Some reviews and user responses suggest that History is more of an educational tool than a functional typeface system. Yes, surely one can use it to explain and explore the constructions of Roman letterforms, but I still would like to emphasise the practical aspect of the system. I sincerely hoped, but couldn’t predict, that fonts would be used commercially.

Running a type foundry for a decade, I’ve learnt that though

our clients are often extremely creative professionals, they don’t have time to learn too many new things, and many features of our fonts go unnoticed. It is all very well and good to create style sets, extended language support and ways to make sure that a different (slightly higher) hyphen is used automatically when the text is converted to capitals, but does it all matter when most people don’t even know what OpenType fonts are?

I don’t have precise usage statistics, but my guess is that 90% of

our clients use only the basic character set and never realise that

the font, which they licensed for quite a bit of money, can do a whole lot more than respond to the computer keys they push.

As evidence I can quote occasional conversations with users of our fonts who complain that small cap fonts are missing (when in fact they simply need to be activated by

an OpenType feature), or that when they type English text

it is still in English even though the font claims to support

Russian (indeed the font doesn’t translate words automat- ically, but only renders the content). So does it make sense

to spend nearly 15 years of (discontinuous and at times not very intense) work on an even more complex font system that cannot be used properly in Microsoft Word, and is rather challenging to use in design applications as well?

Now, more than a year after the original publication of History,

I can say that it was probably worth the effort. The fonts are

indeed being used, and I am continually amazed when I see their real-life applications. I am not sure if I only see the beauti- ful samples because people don’t bother sending me the horrible ones, or if it’s the high barrier of difficulty of using History that puts the system in the hands of dedicated designers. Whatev- er the reason is, seeing History in use is deeply satisfying.

One things that I’ve learned from this project is that despite

the ubiquitous market research in design and the calculated decisions of designers, it is still worthwhile to do projects that

I personally believe in. Even the day before History’s release I had no idea if anyone would ever use the system, but that was less important, as I found the work gratifying, and I focused on the creative process rather than its market potential. It is satisfying to see that this naive approach can work even in a world driven by commercial pressures. It gives me the courage to dedicate time to personal research which, when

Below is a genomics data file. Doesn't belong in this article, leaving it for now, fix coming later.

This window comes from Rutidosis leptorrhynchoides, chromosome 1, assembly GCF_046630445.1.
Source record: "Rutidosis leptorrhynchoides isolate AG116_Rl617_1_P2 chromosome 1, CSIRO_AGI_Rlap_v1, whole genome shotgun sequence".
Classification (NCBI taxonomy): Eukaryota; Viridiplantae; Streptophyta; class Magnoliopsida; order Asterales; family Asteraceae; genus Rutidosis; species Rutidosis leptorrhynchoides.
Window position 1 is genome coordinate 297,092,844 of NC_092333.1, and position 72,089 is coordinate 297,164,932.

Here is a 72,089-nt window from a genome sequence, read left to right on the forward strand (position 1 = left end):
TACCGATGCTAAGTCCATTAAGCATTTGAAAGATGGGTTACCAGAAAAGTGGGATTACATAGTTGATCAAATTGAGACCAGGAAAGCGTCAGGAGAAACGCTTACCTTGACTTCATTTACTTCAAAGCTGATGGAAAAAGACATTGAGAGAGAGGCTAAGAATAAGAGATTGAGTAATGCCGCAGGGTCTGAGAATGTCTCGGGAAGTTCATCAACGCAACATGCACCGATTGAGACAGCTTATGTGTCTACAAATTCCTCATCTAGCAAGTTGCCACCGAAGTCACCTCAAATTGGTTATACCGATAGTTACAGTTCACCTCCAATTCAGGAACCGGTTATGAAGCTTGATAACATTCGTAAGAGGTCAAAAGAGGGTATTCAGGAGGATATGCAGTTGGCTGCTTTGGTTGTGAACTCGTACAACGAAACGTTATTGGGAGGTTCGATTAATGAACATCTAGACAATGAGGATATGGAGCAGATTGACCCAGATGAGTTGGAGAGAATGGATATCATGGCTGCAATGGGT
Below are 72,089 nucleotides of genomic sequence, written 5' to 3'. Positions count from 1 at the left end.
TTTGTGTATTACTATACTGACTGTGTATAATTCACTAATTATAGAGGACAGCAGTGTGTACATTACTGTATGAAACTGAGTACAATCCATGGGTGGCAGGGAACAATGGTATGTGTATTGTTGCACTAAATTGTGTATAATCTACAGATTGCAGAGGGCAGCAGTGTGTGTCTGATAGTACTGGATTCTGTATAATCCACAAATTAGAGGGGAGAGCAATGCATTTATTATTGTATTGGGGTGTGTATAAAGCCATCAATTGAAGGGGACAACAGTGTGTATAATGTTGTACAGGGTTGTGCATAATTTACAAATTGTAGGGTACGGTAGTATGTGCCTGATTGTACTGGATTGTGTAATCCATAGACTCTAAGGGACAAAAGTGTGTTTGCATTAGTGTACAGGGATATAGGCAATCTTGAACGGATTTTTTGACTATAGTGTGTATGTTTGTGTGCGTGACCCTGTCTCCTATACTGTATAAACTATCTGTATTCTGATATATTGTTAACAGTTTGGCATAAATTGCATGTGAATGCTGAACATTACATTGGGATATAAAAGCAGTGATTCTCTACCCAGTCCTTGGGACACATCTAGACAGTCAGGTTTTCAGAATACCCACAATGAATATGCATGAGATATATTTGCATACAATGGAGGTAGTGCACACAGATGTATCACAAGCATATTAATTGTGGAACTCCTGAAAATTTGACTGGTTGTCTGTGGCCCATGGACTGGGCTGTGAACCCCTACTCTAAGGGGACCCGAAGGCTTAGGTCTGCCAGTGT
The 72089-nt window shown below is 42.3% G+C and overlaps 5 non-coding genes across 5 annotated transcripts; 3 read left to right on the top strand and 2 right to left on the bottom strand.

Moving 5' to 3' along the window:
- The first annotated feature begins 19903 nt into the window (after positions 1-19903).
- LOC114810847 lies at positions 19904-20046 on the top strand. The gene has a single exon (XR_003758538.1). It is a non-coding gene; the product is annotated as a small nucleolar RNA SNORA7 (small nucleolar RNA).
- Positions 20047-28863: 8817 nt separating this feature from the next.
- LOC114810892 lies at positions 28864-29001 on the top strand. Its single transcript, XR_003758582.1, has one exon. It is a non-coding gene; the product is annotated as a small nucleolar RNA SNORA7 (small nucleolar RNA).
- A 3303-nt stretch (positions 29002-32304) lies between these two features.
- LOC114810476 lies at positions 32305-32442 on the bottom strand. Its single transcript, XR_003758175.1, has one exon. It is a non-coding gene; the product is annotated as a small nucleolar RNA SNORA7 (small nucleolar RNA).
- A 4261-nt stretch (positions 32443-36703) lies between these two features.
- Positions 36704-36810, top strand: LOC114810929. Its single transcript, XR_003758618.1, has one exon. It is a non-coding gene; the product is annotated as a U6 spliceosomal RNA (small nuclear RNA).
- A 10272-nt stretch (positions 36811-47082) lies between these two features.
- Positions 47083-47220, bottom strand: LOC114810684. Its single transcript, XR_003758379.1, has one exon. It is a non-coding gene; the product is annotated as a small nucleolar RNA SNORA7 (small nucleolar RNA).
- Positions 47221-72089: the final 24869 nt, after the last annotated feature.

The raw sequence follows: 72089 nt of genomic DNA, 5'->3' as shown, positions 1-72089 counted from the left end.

it is rigourous enough, can find its application in the wild.

Font hinting

Hinting, or screen optimising, is the process by which fonts are adjusted for maximum readability on computer monitors. I have been designing type since the early 1990s, and for as long as I can remember, type designers have been saying that hinting would soon be made obsolete by new advances in hardware and software. Now, almost 20 years later, hinting seems to be more relevant than ever.

The problem is that typical modern fonts are not designed primarily for the 72–96 dpi resolution of computer screens, but

Type: A visual history of typeface & graphic styles

for the much higher 1,200+ dpi resolution of print media. The letterforms are designed and stored as outlines, mathematically perfect lines and curves which look great at high resolutions, but can be distorted or even illegible when converted into groups of pixels, the on-or-off dots that make up a computer’s display. And although there has been much discussion about high-definition computer monitors for decades, the fact of the matter is that my 5 year old mobile phone still takes photos with finer detail than my brand new computer can show on its screen.

This is the reason that webpage designers have long been more or less limited to a dozen or so fonts (Verdana, Georgia, Arial, etc.) that have been fine-tuned by hand so that typical text sizes (9–14pt) display well at low resolutions. These fonts are so common that most computer users think of them as free, but the reality is that Verdana, for example, is probably the most expensive, labor-intensive font ever produced. It includes characters used to write an extremely wide range of languages, and each of these characters had to be adjusted to be readable at every point size between 9 and 60 (at 60pt the resolution is sufficient to display the letterforms accu- rately). In other words, each of more than 890 characters was ’redesigned’ dozens of times, once at every point size.

Outlines of Fedra Sans Screen at various sizes. Notice how different the outlines are in order to achieve the optimal legibility of screen. Every letter is ba- sically designed for each point size again.

This is exactly what hinting is about: programming instruc- tions that fine-tune a font’s rasterisation, the process by which its mathematically ideal outlines are mapped onto a monitor’s pixels. Hinting can control the heights and widths of a font’s uppercase and lowercase letters, the widths of its individual lines, the amount of white space around letters, the size at which uppercase letters start to use different stem-widths from lowercase letters, how the angle of italic characters changes to best fit the pixel grid, and many other extremely technical

88

1912 Neuer Akzidenz- und Kalender-Schmuck, Schriftgießerei C.F. Rühl, Leipzig

and many other extremely technical 88 1912 Neuer Akzidenz- und Kalender-Schmuck , Schriftgießerei C.F. Rühl ,